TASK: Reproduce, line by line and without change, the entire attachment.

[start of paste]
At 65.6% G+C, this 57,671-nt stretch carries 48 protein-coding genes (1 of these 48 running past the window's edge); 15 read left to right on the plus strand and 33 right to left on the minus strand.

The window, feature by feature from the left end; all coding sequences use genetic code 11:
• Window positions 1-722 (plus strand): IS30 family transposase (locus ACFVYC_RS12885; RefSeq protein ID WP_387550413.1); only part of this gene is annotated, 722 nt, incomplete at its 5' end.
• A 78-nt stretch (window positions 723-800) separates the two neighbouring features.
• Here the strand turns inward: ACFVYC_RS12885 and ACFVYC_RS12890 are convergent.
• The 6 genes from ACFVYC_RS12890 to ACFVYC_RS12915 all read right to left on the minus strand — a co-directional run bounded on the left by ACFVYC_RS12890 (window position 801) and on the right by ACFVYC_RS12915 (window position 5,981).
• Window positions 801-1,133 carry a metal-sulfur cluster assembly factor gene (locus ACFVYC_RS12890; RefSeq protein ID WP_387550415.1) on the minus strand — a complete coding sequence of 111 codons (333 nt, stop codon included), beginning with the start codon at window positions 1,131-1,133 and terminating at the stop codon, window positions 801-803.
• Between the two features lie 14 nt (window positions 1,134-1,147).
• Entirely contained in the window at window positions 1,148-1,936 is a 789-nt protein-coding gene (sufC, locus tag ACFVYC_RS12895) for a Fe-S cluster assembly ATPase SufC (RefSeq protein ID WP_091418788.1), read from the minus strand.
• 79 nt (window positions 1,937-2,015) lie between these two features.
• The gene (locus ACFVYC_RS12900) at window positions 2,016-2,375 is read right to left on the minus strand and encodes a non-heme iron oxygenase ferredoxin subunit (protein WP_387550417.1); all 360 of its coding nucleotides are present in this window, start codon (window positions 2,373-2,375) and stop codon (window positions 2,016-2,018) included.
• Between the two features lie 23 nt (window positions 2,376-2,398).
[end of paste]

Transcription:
At 65.6% G+C, this 57,671-nt stretch carries 48 protein-coding genes (1 of these 48 running past the window's edge); 15 read left to right on the plus strand and 33 right to left on the minus strand.

The window, feature by feature from the left end; all coding sequences use genetic code 11:
• Window positions 1-722 (plus strand): IS30 family transposase (locus ACFVYC_RS12885; RefSeq protein ID WP_387550413.1); only part of this gene is annotated, 722 nt, incomplete at its 5' end.
• A 78-nt stretch (window positions 723-800) separates the two neighbouring features.
• Here the strand turns inward: ACFVYC_RS12885 and ACFVYC_RS12890 are convergent.
• The 6 genes from ACFVYC_RS12890 to ACFVYC_RS12915 all read right to left on the minus strand — a co-directional run bounded on the left by ACFVYC_RS12890 (window position 801) and on the right by ACFVYC_RS12915 (window position 5,981).
• Window positions 801-1,133 carry a metal-sulfur cluster assembly factor gene (locus ACFVYC_RS12890; RefSeq protein ID WP_387550415.1) on the minus strand — a complete coding sequence of 111 codons (333 nt, stop codon included), beginning with the start codon at window positions 1,131-1,133 and terminating at the stop codon, window positions 801-803.
• Between the two features lie 14 nt (window positions 1,134-1,147).
• Entirely contained in the window at window positions 1,148-1,936 is a 789-nt protein-coding gene (sufC, locus tag ACFVYC_RS12895) for a Fe-S cluster assembly ATPase SufC (RefSeq protein ID WP_091418788.1), read from the minus strand.
• 79 nt (window positions 1,937-2,015) lie between these two features.
• The gene (locus ACFVYC_RS12900) at window positions 2,016-2,375 is read right to left on the minus strand and encodes a non-heme iron oxygenase ferredoxin subunit (protein WP_387550417.1); all 360 of its coding nucleotides are present in this window, start codon (window positions 2,373-2,375) and stop codon (window positions 2,016-2,018) included.
• Between the two features lie 23 nt (window positions 2,376-2,398).